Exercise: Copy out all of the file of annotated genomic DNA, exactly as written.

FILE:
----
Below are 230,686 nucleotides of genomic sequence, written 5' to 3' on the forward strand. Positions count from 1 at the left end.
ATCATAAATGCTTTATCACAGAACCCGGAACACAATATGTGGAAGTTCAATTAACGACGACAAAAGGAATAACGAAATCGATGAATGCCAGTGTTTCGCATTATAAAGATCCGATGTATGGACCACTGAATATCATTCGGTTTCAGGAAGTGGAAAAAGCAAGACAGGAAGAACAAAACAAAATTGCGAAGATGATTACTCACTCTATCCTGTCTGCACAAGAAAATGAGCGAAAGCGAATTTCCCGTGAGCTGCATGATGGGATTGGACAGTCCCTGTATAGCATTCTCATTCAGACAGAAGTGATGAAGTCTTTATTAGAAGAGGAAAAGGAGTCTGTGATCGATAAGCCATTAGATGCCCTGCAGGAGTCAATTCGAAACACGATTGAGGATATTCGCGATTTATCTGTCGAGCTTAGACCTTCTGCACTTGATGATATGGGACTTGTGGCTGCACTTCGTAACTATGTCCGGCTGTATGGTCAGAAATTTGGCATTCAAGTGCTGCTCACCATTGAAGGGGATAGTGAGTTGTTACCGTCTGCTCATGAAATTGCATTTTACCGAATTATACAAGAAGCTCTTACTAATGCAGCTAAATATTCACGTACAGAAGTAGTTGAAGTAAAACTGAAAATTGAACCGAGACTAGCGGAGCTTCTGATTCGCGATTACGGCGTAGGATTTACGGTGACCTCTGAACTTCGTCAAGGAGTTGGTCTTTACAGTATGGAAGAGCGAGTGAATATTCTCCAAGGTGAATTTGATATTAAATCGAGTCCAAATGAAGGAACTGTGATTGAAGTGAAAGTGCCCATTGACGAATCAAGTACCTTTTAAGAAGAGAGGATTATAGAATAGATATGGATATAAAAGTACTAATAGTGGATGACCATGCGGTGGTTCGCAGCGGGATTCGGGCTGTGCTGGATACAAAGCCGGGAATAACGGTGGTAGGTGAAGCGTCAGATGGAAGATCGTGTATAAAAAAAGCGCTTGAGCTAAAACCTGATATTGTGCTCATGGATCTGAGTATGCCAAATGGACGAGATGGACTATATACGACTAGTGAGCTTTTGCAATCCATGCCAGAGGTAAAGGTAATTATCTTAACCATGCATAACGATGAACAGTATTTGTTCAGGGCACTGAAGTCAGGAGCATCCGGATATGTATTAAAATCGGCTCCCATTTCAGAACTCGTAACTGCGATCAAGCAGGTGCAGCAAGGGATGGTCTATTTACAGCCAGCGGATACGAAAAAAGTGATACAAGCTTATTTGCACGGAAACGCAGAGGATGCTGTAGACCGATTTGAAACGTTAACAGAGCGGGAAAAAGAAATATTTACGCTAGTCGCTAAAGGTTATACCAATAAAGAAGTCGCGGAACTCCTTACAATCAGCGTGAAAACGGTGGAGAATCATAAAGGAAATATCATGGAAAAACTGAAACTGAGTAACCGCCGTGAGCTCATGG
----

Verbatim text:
Below are 230,686 nucleotides of genomic sequence, written 5' to 3' on the forward strand. Positions count from 1 at the left end.
ATCATAAATGCTTTATCACAGAACCCGGAACACAATATGTGGAAGTTCAATTAACGACGACAAAAGGAATAACGAAATCGATGAATGCCAGTGTTTCGCATTATAAAGATCCGATGTATGGACCACTGAATATCATTCGGTTTCAGGAAGTGGAAAAAGCAAGACAGGAAGAACAAAACAAAATTGCGAAGATGATTACTCACTCTATCCTGTCTGCACAAGAAAATGAGCGAAAGCGAATTTCCCGTGAGCTGCATGATGGGATTGGACAGTCCCTGTATAGCATTCTCATTCAGACAGAAGTGATGAAGTCTTTATTAGAAGAGGAAAAGGAGTCTGTGATCGATAAGCCATTAGATGCCCTGCAGGAGTCAATTCGAAACACGATTGAGGATATTCGCGATTTATCTGTCGAGCTTAGACCTTCTGCACTTGATGATATGGGACTTGTGGCTGCACTTCGTAACTATGTCCGGCTGTATGGTCAGAAATTTGGCATTCAAGTGCTGCTCACCATTGAAGGGGATAGTGAGTTGTTACCGTCTGCTCATGAAATTGCATTTTACCGAATTATACAAGAAGCTCTTACTAATGCAGCTAAATATTCACGTACAGAAGTAGTTGAAGTAAAACTGAAAATTGAACCGAGACTAGCGGAGCTTCTGATTCGCGATTACGGCGTAGGATTTACGGTGACCTCTGAACTTCGTCAAGGAGTTGGTCTTTACAGTATGGAAGAGCGAGTGAATATTCTCCAAGGTGAATTTGATATTAAATCGAGTCCAAATGAAGGAACTGTGATTGAAGTGAAAGTGCCCATTGACGAATCAAGTACCTTTTAAGAAGAGAGGATTATAGAATAGATATGGATATAAAAGTACTAATAGTGGATGACCATGCGGTGGTTCGCAGCGGGATTCGGGCTGTGCTGGATACAAAGCCGGGAATAACGGTGGTAGGTGAAGCGTCAGATGGAAGATCGTGTATAAAAAAAGCGCTTGAGCTAAAACCTGATATTGTGCTCATGGATCTGAGTATGCCAAATGGACGAGATGGACTATATACGACTAGTGAGCTTTTGCAATCCATGCCAGAGGTAAAGGTAATTATCTTAACCATGCATAACGATGAACAGTATTTGTTCAGGGCACTGAAGTCAGGAGCATCCGGATATGTATTAAAATCGGCTCCCATTTCAGAACTCGTAACTGCGATCAAGCAGGTGCAGCAAGGGATGGTCTATTTACAGCCAGCGGATACGAAAAAAGTGATACAAGCTTATTTGCACGGAAACGCAGAGGATGCTGTAGACCGATTTGAAACGTTAACAGAGCGGGAAAAAGAAATATTTACGCTAGTCGCTAAAGGTTATACCAATAAAGAAGTCGCGGAACTCCTTACAATCAGCGTGAAAACGGTGGAGAATCATAAAGGAAATATCATGGAAAAACTGAAACTGAGTAACCGCCGTGAGCTCATGG